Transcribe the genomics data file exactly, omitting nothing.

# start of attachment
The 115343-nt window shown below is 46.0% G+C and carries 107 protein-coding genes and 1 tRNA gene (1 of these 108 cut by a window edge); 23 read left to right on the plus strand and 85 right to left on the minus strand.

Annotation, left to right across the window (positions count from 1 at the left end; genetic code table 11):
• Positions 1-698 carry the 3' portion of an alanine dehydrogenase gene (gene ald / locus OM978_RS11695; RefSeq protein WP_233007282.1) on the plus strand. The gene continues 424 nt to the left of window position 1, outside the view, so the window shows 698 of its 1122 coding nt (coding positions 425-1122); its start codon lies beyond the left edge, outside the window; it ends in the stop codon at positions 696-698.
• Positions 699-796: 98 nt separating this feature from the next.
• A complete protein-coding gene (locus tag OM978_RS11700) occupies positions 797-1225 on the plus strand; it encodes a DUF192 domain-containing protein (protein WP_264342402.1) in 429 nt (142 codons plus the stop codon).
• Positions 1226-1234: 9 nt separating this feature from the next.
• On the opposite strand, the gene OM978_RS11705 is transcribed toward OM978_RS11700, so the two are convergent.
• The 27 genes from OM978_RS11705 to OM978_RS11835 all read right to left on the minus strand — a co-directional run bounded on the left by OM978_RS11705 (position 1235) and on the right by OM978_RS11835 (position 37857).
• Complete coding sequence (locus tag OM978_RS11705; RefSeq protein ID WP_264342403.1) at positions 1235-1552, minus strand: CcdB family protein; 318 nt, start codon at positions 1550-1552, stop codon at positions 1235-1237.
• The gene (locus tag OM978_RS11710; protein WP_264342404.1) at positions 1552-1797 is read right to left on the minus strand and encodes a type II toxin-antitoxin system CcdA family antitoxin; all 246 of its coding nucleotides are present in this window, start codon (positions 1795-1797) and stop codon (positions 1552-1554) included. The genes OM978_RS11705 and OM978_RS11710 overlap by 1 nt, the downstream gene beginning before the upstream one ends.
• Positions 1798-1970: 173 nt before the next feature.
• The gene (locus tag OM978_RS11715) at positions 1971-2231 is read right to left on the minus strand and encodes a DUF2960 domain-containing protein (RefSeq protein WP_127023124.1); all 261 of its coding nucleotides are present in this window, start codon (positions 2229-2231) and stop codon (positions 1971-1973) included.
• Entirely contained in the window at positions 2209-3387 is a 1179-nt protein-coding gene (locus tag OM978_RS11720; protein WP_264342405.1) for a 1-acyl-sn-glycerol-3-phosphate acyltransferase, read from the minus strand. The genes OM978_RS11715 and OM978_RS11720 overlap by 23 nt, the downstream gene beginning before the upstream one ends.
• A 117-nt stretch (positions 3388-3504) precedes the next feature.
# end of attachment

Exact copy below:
The 115343-nt window shown below is 46.0% G+C and carries 107 protein-coding genes and 1 tRNA gene (1 of these 108 cut by a window edge); 23 read left to right on the plus strand and 85 right to left on the minus strand.

Annotation, left to right across the window (positions count from 1 at the left end; genetic code table 11):
• Positions 1-698 carry the 3' portion of an alanine dehydrogenase gene (gene ald / locus OM978_RS11695; RefSeq protein WP_233007282.1) on the plus strand. The gene continues 424 nt to the left of window position 1, outside the view, so the window shows 698 of its 1122 coding nt (coding positions 425-1122); its start codon lies beyond the left edge, outside the window; it ends in the stop codon at positions 696-698.
• Positions 699-796: 98 nt separating this feature from the next.
• A complete protein-coding gene (locus tag OM978_RS11700) occupies positions 797-1225 on the plus strand; it encodes a DUF192 domain-containing protein (protein WP_264342402.1) in 429 nt (142 codons plus the stop codon).
• Positions 1226-1234: 9 nt separating this feature from the next.
• On the opposite strand, the gene OM978_RS11705 is transcribed toward OM978_RS11700, so the two are convergent.
• The 27 genes from OM978_RS11705 to OM978_RS11835 all read right to left on the minus strand — a co-directional run bounded on the left by OM978_RS11705 (position 1235) and on the right by OM978_RS11835 (position 37857).
• Complete coding sequence (locus tag OM978_RS11705; RefSeq protein ID WP_264342403.1) at positions 1235-1552, minus strand: CcdB family protein; 318 nt, start codon at positions 1550-1552, stop codon at positions 1235-1237.
• The gene (locus tag OM978_RS11710; protein WP_264342404.1) at positions 1552-1797 is read right to left on the minus strand and encodes a type II toxin-antitoxin system CcdA family antitoxin; all 246 of its coding nucleotides are present in this window, start codon (positions 1795-1797) and stop codon (positions 1552-1554) included. The genes OM978_RS11705 and OM978_RS11710 overlap by 1 nt, the downstream gene beginning before the upstream one ends.
• Positions 1798-1970: 173 nt before the next feature.
• The gene (locus tag OM978_RS11715) at positions 1971-2231 is read right to left on the minus strand and encodes a DUF2960 domain-containing protein (RefSeq protein WP_127023124.1); all 261 of its coding nucleotides are present in this window, start codon (positions 2229-2231) and stop codon (positions 1971-1973) included.
• Entirely contained in the window at positions 2209-3387 is a 1179-nt protein-coding gene (locus tag OM978_RS11720; protein WP_264342405.1) for a 1-acyl-sn-glycerol-3-phosphate acyltransferase, read from the minus strand. The genes OM978_RS11715 and OM978_RS11720 overlap by 23 nt, the downstream gene beginning before the upstream one ends.
• A 117-nt stretch (positions 3388-3504) precedes the next feature.